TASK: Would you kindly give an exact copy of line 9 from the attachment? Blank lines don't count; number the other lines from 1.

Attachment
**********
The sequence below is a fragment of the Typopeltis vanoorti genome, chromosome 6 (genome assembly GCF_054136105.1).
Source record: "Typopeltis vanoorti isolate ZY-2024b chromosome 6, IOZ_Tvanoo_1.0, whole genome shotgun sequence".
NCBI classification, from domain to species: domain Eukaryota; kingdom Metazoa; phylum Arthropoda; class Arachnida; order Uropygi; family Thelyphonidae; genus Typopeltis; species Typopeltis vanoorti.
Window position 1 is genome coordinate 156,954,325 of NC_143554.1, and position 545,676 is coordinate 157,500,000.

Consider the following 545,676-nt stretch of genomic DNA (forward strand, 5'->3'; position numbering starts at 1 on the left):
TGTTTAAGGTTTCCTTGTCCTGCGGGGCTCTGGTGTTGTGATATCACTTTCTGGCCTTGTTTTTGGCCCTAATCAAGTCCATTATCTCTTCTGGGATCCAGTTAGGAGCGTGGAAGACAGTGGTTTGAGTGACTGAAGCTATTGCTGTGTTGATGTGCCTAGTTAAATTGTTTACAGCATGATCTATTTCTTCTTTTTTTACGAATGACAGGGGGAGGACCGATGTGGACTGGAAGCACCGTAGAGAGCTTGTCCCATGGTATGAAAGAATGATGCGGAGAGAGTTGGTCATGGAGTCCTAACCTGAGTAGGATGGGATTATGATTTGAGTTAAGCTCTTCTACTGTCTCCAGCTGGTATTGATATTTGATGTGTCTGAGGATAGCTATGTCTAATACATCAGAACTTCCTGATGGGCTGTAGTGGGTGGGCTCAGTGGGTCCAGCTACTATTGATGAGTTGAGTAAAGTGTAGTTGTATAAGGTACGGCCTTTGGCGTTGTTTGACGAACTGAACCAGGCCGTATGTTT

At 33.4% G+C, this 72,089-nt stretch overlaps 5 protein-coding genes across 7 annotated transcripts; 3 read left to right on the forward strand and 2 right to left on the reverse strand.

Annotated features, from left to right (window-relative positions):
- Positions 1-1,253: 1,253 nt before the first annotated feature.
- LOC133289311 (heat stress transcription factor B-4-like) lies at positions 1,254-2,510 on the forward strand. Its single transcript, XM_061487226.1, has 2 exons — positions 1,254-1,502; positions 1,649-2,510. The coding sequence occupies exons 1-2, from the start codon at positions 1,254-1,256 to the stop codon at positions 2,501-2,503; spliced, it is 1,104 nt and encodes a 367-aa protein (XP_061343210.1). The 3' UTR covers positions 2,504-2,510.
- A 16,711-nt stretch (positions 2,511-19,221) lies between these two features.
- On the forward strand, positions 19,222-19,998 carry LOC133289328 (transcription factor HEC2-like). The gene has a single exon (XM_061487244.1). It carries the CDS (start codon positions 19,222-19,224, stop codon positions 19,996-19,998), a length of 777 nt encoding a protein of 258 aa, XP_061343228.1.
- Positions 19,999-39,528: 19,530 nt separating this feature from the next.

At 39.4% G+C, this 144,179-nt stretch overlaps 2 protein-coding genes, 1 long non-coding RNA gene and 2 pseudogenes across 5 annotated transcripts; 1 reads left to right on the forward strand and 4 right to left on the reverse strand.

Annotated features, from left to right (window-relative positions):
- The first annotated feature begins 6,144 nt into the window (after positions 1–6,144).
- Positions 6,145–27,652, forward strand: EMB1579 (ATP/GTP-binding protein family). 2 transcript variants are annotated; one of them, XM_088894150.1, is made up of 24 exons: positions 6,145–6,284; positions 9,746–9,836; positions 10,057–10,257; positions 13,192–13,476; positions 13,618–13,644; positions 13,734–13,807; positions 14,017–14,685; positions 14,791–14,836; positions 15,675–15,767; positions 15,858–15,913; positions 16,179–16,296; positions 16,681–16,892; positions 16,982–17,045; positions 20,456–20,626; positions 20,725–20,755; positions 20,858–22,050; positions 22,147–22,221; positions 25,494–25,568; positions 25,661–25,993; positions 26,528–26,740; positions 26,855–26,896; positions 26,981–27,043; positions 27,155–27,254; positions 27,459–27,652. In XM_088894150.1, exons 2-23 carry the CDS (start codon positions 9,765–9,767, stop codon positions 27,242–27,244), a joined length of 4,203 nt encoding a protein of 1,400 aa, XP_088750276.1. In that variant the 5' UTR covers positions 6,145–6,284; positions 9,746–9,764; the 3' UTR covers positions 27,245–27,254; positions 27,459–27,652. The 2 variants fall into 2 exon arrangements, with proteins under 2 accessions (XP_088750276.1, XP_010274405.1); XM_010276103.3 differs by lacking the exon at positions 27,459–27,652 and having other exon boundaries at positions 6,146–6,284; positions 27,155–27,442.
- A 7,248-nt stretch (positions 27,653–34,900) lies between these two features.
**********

- Positions 1-1,253: 1,253 nt before the first annotated feature.